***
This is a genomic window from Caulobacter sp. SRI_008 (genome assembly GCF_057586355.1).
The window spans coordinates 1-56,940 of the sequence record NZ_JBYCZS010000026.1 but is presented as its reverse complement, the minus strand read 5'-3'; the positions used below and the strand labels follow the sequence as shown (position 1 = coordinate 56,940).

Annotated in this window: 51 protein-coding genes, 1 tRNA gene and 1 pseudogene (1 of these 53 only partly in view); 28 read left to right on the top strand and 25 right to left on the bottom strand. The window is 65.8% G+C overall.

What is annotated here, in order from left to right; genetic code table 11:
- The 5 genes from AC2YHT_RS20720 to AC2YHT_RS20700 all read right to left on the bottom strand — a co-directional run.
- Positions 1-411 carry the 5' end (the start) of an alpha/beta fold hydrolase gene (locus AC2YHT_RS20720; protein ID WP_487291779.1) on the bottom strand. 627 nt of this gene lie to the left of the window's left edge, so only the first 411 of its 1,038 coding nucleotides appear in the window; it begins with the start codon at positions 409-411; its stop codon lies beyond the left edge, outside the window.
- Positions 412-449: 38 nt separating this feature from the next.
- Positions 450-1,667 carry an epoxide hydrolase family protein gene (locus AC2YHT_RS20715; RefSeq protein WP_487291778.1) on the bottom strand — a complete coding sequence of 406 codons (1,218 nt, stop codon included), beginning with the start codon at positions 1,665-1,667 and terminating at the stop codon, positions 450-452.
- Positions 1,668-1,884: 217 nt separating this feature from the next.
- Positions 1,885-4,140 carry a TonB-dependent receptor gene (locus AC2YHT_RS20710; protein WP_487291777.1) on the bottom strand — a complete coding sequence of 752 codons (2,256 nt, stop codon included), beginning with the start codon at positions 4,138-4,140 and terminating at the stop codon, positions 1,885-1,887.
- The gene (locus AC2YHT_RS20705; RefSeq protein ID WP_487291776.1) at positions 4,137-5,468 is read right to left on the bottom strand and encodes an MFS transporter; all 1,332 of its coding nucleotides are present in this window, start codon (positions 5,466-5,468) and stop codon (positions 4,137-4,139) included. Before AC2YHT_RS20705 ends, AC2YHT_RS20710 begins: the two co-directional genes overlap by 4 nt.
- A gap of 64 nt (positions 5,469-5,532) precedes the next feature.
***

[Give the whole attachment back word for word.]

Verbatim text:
This is a genomic window from Caulobacter sp. SRI_008 (genome assembly GCF_057586355.1).
The window spans coordinates 1-56,940 of the sequence record NZ_JBYCZS010000026.1 but is presented as its reverse complement, the minus strand read 5'-3'; the positions used below and the strand labels follow the sequence as shown (position 1 = coordinate 56,940).

Annotated in this window: 51 protein-coding genes, 1 tRNA gene and 1 pseudogene (1 of these 53 only partly in view); 28 read left to right on the top strand and 25 right to left on the bottom strand. The window is 65.8% G+C overall.

What is annotated here, in order from left to right; genetic code table 11:
- The 5 genes from AC2YHT_RS20720 to AC2YHT_RS20700 all read right to left on the bottom strand — a co-directional run.
- Positions 1-411 carry the 5' end (the start) of an alpha/beta fold hydrolase gene (locus AC2YHT_RS20720; protein ID WP_487291779.1) on the bottom strand. 627 nt of this gene lie to the left of the window's left edge, so only the first 411 of its 1,038 coding nucleotides appear in the window; it begins with the start codon at positions 409-411; its stop codon lies beyond the left edge, outside the window.
- Positions 412-449: 38 nt separating this feature from the next.
- Positions 450-1,667 carry an epoxide hydrolase family protein gene (locus AC2YHT_RS20715; RefSeq protein WP_487291778.1) on the bottom strand — a complete coding sequence of 406 codons (1,218 nt, stop codon included), beginning with the start codon at positions 1,665-1,667 and terminating at the stop codon, positions 450-452.
- Positions 1,668-1,884: 217 nt separating this feature from the next.
- Positions 1,885-4,140 carry a TonB-dependent receptor gene (locus AC2YHT_RS20710; protein WP_487291777.1) on the bottom strand — a complete coding sequence of 752 codons (2,256 nt, stop codon included), beginning with the start codon at positions 4,138-4,140 and terminating at the stop codon, positions 1,885-1,887.
- The gene (locus AC2YHT_RS20705; RefSeq protein ID WP_487291776.1) at positions 4,137-5,468 is read right to left on the bottom strand and encodes an MFS transporter; all 1,332 of its coding nucleotides are present in this window, start codon (positions 5,466-5,468) and stop codon (positions 4,137-4,139) included. Before AC2YHT_RS20705 ends, AC2YHT_RS20710 begins: the two co-directional genes overlap by 4 nt.
- A gap of 64 nt (positions 5,469-5,532) precedes the next feature.